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1) Though I may be wrong (and if I am, someone please correct me), Essen focuses more on boardgames and the like (since Germany is much bigger on boardgaming than here in the states). Conventions like GenCon and Origins have a variety of different types of gaming, but a good portion of it is either RPGs and CCGs/clix. Don't get me wrong, there's a lot of boardgaming, too. But that's not the focus of an American con; at Essen, that's the focus.

2) First and foremost: don't overschedule. I remember the very first big con I went to (Origins, 9 years ago) I cancelled half of the events I signed up for. I wanted to do so much, and it got to be overwhelming. If there's something specific that you see in the schedule that you want to do, make sure you sign up for it...but leave yourself ample time to check out things you didn't think about. Also leave yourself some time for the dealer area; it's huge and can take quite a while to get through. Try something new or something you wouldn't normally do (I had a lot of fun a few years back trying out this "game" called Morton's List...a "real-life activity game", as it were...and that's something I wouldn't have normally done). Like a demo of a game that catches your eye or something like that. Hmmm...oh yeah. Even though it'll be the middle of August, make sure you take something warm to wear. A lot of the time, cons over-compensate with the air conditioning and it ends up freezing in certain parts of the con. Getting there early and scoping out places to eat always helps in planning ahead, too.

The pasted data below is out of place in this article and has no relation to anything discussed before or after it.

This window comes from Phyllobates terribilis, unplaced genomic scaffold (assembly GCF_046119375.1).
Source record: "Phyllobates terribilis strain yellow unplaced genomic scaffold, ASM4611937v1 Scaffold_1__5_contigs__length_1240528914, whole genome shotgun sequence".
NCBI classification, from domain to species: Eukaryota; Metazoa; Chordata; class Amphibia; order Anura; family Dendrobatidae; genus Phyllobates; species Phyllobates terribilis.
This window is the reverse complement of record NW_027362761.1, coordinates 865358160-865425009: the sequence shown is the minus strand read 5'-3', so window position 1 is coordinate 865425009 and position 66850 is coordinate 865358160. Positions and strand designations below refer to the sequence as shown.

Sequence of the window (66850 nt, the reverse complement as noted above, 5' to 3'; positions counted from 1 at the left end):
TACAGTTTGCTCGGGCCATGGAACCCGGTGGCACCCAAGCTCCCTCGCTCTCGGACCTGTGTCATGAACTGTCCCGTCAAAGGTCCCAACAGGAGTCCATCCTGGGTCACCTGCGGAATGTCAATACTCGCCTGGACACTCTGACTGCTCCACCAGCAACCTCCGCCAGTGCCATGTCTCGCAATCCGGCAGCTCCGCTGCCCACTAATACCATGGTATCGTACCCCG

Those are just a couple suggestions; hope they help. Most important: have a blast! I know you will.
 
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Brett Barton
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My first time too!
And I'm one year younger (32). I have no idea what to expect. But I am looking forward to it.